Epic fantasy needs light and shade to give it three dimensions. Detail and colour get lost in unremitting gloom. Thankfully there are plenty of current epic fantasy writers who understand this; Sam Sykes, Helen Lowe, Aidan Harte and Elspeth Cooper are just a few such authors whose books I can see on my shelves as I write this. Please feel free to flag up more in comments.

And equally, do feel free to speak up in favour of those authors who are most often labelled Grimdark; to explore different perspectives on such reading. I’m curious to know if, how and why you’re getting something rewarding that I’m missing.

But I’m still concerned about the artificial skewing of the market towards the Grimdark tendency, when a narrowing selection of books increasingly gets the bulk of promotion and front-of-bookstore presence. Not bad books by any means; I have found undoubted merits in novels that have exemplified the worst of Grimdark for me personally, yes, including Smiler’s Fair where I see plenty that’s positive in the book with regard to diversity, inclusivity and pacing. Even when the grimdarkery still kills that particular title for me. Though I have no problem with other folk reading and enjoying such books if they wish. Tastes vary after all.

But if disproportionate visibility means Grimdark increasingly dominates sales then retailers and publishers alike will look first and foremost for more of the same. That’s how the book business works. Then those of us with other tastes in reading will lose out if the authors we enjoy simply can’t sustain a writing career. If competition for that remaining market then sees Grimdark authors striving to outdo each other with ever increasing nastiness, ultimately those fans will lose out too, as epic fantasy hurtles towards that creative dead end. Just look at the way the serial killer narrative has devolved so far towards unredeemed ghastliness in a lot of recent crime fiction.

Thankfully we’re not there yet. So let’s do all we can to avoid taking that particular path by celebrating and promoting the full breadth and depth of epic fantasy fiction, past and present.

9 comments

  1. I was just trying to explain this concept to my husband in re the TV show “Person of Interest.” I was saying that it’s fine for there to be drama, it’s fine for the protags to lose, it’s even okay if they lose often — but when they ONLY lose, I start to lose interest. When the antagonist is *so* powerful, *so* overwhelming, that you no longer have hope for the “good guys” ever to win in any capacity, you don’t want to continue with the story.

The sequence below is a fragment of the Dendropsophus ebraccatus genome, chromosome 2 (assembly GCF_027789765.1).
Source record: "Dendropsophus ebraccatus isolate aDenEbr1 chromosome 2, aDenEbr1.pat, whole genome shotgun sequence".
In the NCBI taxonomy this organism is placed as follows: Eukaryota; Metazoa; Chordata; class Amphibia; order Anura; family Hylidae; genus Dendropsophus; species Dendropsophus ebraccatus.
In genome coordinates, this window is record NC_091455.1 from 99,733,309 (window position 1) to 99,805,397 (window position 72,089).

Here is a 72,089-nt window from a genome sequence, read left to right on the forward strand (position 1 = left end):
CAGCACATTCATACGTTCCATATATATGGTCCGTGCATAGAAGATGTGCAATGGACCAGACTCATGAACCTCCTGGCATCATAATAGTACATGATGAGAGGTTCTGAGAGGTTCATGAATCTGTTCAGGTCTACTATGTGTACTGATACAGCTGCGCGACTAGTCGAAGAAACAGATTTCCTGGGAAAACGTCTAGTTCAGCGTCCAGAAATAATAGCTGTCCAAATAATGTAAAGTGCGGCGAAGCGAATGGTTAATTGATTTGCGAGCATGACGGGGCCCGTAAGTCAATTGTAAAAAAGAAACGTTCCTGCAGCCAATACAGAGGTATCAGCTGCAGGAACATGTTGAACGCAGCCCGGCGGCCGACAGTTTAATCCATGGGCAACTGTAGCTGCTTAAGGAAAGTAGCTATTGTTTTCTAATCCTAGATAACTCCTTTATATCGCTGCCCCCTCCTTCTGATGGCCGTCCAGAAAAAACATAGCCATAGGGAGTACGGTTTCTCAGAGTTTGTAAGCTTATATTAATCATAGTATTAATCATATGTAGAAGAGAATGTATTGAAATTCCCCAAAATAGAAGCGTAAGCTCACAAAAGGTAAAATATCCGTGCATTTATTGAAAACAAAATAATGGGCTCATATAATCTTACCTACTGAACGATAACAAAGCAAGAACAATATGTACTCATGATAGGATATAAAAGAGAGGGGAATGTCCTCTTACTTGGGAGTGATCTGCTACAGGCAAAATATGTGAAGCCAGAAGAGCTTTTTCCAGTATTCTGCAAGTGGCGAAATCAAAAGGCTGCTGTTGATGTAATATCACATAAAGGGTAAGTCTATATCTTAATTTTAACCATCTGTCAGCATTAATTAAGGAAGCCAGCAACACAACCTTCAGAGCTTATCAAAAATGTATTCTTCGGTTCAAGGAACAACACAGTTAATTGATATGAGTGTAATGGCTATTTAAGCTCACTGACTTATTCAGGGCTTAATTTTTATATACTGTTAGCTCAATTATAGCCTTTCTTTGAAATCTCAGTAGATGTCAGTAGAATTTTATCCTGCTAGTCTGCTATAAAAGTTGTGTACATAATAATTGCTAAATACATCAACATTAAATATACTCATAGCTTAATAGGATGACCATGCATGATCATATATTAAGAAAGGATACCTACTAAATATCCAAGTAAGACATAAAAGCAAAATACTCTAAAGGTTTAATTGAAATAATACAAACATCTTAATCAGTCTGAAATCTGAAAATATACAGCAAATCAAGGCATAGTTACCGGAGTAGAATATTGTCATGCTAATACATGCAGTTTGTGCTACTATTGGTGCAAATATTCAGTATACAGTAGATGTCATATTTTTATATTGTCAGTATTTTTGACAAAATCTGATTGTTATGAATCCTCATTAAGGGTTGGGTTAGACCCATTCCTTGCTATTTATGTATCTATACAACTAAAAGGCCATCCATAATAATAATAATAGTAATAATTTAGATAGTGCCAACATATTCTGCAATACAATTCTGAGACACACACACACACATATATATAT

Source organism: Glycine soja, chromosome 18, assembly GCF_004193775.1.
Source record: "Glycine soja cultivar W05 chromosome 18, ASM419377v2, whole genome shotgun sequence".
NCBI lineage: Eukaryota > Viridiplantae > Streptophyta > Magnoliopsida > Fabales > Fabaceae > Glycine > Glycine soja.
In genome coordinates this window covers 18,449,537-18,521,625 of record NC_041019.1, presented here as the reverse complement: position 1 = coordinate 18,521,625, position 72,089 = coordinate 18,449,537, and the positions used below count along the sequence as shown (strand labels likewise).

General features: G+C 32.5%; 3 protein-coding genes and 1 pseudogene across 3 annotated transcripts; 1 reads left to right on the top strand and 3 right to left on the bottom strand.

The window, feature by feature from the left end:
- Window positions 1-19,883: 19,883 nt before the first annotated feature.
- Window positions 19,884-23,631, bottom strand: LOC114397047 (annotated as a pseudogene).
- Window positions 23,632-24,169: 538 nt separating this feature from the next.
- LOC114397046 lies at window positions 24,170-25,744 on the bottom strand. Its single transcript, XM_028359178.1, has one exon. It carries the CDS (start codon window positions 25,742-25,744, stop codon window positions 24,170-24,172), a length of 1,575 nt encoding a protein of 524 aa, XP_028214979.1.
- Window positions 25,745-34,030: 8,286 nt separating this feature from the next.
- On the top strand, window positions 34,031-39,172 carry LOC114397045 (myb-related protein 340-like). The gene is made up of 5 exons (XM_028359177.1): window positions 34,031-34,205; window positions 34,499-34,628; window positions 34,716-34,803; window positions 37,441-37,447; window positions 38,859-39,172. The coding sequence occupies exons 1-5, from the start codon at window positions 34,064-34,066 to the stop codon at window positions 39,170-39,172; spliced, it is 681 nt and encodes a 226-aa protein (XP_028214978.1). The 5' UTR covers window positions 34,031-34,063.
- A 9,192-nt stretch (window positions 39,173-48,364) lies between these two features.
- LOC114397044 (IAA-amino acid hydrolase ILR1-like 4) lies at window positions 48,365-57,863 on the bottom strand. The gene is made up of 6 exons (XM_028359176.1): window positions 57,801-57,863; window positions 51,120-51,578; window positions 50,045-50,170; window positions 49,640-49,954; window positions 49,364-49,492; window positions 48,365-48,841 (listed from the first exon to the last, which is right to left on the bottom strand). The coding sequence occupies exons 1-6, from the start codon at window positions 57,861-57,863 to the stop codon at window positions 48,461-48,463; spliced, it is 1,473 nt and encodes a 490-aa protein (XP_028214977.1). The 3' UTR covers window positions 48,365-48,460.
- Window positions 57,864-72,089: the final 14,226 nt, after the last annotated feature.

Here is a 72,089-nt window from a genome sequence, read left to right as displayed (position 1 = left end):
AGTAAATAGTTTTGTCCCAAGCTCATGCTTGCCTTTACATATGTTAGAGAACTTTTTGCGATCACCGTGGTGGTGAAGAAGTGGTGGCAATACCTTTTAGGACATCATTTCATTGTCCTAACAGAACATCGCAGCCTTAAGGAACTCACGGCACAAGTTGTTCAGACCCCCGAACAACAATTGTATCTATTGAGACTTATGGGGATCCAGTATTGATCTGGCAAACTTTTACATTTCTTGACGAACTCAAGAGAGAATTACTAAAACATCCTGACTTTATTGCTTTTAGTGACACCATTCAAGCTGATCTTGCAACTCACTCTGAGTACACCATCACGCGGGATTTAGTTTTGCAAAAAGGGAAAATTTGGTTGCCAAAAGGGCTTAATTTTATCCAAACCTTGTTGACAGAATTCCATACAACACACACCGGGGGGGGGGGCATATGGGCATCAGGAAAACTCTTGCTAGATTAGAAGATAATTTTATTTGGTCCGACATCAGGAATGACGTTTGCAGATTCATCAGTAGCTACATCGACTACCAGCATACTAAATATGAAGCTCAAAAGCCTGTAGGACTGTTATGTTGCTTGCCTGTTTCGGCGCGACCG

I must be too picky with my books, because I didn’t realize this was so widespread a problem! I just won’t read stuff which is so miserable.

  2. I agree with a lot of this. By the way, do you think grimdark can only apply to fantasy or can it apply to other genres, such as science fiction? I ask because I only recently started seeing the term but I think it might apply to my own book, except it’s scifi. I like the idea of it, but only if it’s well done.

    1. I think the same tendency can crop up in any fiction, though grimdark as a term does seem wedded to epic fantasy. Not sure what the SFnal equivalent would be…

  3. This is very much what I have been feeling for some time. Thank you for the recommendations as I have been struggling to find new authors to read, to the extent that I have been sticking to my old ‘safe’ friends.

    1. This is definitely a big problem stemming from the skew in visibility for the likes of Macho McHackenslay… That’s great if you want to read that sort of book but really does a massive disservice to the readers and writers of a different style of epic fantasy.

  4. I hear you! I’m all for a bit of a hard edge to a story (and have nearly all of the authors you mentioned on my shelves), although the Belgariad will always have a place in my heart, but often this stuff just won’t stop. I thoroughly enjoyed Abercrombie’s Best Served Cold, and loved the First Law (but mainly for the magic and Glotka not the war plot) but Red Country just didn’t do it for me. Light and shade guys, light and shade.

    I also found Smiler’s Fair a bit of a disappointing read, but will give the sequel a go when it comes out.

    1. I’ll be interested to know what you make of the sequel. I did debate with myself whether or not to name it as an example – but this sort of discussion all too often gets derailed into (at its worst) ‘huh, see, these soft girls just can’t stand the thrusting masculinity of grimdark, unlike us manly men.’ Um, no, not at all the case. See, women can do this just as well as the chaps. In fact, I’m not at all sure a chap could have written that prologue…

      And as I made sure to point out, Rebecca Levene definitely does some good work on the diversity and inclusivity issues that bedevil epic fantasy.